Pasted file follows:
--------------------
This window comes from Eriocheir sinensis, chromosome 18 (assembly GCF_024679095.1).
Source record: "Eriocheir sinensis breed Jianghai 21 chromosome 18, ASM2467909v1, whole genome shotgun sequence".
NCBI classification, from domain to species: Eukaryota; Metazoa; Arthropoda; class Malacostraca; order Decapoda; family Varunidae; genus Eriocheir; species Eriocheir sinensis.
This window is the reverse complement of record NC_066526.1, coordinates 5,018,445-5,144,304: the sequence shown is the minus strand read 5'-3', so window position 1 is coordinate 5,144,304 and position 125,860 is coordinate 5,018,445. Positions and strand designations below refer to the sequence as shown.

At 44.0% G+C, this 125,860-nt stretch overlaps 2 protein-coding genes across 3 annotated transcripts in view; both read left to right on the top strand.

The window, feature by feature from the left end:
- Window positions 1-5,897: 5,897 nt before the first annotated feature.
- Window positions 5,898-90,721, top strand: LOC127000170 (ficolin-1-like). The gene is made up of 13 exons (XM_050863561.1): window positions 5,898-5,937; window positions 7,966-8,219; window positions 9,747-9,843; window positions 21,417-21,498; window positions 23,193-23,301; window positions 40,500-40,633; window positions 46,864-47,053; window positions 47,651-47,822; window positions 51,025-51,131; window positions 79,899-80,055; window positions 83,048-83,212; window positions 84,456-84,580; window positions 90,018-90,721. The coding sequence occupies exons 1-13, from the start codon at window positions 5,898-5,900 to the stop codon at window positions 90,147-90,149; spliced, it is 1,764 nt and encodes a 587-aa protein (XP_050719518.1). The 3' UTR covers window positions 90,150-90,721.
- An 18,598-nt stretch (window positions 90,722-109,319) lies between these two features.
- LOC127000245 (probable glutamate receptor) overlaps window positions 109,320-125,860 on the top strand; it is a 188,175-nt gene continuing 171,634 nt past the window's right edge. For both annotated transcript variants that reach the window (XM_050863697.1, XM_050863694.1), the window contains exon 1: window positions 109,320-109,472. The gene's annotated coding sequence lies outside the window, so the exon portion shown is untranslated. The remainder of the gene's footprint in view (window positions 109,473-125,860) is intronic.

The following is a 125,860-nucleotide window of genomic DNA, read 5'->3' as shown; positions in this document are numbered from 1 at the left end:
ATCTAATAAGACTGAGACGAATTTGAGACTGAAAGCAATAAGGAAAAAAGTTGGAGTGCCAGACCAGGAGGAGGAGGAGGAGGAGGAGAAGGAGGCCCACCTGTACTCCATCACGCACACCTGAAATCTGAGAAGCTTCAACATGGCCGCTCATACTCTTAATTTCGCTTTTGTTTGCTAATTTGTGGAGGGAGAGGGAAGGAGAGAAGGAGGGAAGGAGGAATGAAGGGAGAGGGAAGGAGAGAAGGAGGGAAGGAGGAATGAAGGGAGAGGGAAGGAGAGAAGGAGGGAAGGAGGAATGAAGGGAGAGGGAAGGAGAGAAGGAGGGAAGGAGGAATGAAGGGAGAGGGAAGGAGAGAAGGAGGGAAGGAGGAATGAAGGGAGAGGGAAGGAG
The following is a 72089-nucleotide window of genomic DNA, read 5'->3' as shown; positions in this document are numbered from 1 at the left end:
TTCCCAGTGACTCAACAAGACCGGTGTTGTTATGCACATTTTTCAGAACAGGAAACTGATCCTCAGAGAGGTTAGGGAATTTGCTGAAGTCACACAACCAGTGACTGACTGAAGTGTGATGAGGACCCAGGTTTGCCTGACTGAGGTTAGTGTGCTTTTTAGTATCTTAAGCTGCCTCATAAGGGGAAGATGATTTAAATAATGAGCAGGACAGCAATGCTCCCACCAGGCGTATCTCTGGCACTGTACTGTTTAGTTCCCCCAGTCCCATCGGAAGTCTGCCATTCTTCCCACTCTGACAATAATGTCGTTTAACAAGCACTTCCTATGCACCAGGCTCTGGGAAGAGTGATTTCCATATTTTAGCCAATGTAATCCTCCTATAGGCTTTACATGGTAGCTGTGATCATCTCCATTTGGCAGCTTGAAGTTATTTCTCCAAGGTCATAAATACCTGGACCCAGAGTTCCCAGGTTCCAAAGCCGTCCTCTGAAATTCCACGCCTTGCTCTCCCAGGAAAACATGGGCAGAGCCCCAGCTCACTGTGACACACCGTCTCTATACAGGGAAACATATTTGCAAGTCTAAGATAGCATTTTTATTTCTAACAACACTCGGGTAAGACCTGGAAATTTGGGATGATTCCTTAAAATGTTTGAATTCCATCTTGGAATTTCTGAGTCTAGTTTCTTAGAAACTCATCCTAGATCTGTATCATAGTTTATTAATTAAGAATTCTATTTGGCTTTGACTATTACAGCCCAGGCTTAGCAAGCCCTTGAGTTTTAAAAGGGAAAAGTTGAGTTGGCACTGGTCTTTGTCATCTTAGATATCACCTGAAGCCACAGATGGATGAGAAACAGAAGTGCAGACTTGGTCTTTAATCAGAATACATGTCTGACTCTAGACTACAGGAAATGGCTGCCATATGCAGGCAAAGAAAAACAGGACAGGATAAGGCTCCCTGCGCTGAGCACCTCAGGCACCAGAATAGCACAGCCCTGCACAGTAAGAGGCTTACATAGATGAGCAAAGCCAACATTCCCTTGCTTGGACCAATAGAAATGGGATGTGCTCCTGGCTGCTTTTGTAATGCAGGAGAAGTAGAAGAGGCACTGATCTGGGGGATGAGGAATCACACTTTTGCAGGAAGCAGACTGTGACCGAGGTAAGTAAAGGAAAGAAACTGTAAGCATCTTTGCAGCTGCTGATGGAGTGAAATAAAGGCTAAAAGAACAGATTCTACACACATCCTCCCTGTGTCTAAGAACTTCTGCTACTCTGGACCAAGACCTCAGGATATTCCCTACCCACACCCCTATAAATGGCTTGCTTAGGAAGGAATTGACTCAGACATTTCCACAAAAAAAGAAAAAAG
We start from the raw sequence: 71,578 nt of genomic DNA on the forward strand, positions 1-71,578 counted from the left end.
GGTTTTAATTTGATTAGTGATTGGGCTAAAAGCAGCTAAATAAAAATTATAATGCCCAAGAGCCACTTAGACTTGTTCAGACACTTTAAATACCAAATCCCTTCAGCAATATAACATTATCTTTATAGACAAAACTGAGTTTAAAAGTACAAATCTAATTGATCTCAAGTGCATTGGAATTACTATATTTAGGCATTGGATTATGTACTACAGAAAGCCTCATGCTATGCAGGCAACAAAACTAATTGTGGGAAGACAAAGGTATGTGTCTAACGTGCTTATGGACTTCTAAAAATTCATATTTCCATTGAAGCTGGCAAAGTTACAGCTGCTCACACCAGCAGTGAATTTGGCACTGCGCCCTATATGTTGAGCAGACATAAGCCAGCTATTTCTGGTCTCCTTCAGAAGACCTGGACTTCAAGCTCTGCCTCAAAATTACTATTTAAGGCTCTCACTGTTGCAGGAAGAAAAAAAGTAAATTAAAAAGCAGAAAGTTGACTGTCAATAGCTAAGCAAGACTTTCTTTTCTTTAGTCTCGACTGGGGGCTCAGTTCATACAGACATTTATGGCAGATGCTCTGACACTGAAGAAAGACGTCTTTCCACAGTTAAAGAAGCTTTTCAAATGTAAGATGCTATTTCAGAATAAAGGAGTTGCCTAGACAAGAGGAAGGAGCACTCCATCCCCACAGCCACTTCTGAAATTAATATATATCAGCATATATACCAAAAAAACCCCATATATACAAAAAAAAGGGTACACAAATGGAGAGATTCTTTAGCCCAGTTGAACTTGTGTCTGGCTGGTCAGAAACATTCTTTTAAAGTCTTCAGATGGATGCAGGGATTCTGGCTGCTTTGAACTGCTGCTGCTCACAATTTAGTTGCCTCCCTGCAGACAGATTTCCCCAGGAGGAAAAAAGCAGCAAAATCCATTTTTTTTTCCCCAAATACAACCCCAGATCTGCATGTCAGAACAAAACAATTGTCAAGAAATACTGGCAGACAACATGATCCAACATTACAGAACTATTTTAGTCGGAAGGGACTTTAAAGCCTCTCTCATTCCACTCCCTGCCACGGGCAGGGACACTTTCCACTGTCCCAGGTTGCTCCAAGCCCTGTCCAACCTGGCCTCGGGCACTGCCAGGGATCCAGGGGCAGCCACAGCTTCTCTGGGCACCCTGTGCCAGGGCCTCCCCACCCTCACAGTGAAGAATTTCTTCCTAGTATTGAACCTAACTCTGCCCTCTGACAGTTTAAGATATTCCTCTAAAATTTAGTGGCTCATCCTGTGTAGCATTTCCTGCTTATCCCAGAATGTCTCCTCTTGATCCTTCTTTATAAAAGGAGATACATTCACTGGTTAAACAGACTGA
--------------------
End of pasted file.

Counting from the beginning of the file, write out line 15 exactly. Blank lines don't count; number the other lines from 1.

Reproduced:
We start from the raw sequence: 71,578 nt of genomic DNA on the forward strand, positions 1-71,578 counted from the left end.